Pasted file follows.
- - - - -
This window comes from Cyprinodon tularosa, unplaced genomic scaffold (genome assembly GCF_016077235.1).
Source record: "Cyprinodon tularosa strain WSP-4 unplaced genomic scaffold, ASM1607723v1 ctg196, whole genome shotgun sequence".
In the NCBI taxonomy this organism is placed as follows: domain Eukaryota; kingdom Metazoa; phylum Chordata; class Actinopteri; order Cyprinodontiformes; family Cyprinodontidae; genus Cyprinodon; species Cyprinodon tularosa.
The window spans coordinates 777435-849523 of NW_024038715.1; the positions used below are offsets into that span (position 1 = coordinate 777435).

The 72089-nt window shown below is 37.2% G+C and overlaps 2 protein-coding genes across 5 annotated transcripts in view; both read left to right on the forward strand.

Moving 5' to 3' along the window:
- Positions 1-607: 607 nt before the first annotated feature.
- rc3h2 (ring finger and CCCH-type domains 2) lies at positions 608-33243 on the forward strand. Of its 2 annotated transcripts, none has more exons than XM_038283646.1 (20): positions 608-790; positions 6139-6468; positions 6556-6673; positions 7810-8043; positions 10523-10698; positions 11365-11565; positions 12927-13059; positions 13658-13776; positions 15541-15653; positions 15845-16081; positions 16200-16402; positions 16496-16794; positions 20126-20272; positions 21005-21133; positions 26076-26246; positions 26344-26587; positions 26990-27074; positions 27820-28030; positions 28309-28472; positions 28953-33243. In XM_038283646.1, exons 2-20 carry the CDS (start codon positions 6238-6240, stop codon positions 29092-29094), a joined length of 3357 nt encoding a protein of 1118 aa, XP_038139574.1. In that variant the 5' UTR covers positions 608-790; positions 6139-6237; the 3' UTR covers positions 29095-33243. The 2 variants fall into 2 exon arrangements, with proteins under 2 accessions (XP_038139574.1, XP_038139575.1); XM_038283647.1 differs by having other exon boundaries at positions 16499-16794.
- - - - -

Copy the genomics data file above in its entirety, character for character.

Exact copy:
This window comes from Cyprinodon tularosa, unplaced genomic scaffold (genome assembly GCF_016077235.1).
Source record: "Cyprinodon tularosa strain WSP-4 unplaced genomic scaffold, ASM1607723v1 ctg196, whole genome shotgun sequence".
In the NCBI taxonomy this organism is placed as follows: domain Eukaryota; kingdom Metazoa; phylum Chordata; class Actinopteri; order Cyprinodontiformes; family Cyprinodontidae; genus Cyprinodon; species Cyprinodon tularosa.
The window spans coordinates 777435-849523 of NW_024038715.1; the positions used below are offsets into that span (position 1 = coordinate 777435).

The 72089-nt window shown below is 37.2% G+C and overlaps 2 protein-coding genes across 5 annotated transcripts in view; both read left to right on the forward strand.

Moving 5' to 3' along the window:
- Positions 1-607: 607 nt before the first annotated feature.
- rc3h2 (ring finger and CCCH-type domains 2) lies at positions 608-33243 on the forward strand. Of its 2 annotated transcripts, none has more exons than XM_038283646.1 (20): positions 608-790; positions 6139-6468; positions 6556-6673; positions 7810-8043; positions 10523-10698; positions 11365-11565; positions 12927-13059; positions 13658-13776; positions 15541-15653; positions 15845-16081; positions 16200-16402; positions 16496-16794; positions 20126-20272; positions 21005-21133; positions 26076-26246; positions 26344-26587; positions 26990-27074; positions 27820-28030; positions 28309-28472; positions 28953-33243. In XM_038283646.1, exons 2-20 carry the CDS (start codon positions 6238-6240, stop codon positions 29092-29094), a joined length of 3357 nt encoding a protein of 1118 aa, XP_038139574.1. In that variant the 5' UTR covers positions 608-790; positions 6139-6237; the 3' UTR covers positions 29095-33243. The 2 variants fall into 2 exon arrangements, with proteins under 2 accessions (XP_038139574.1, XP_038139575.1); XM_038283647.1 differs by having other exon boundaries at positions 16499-16794.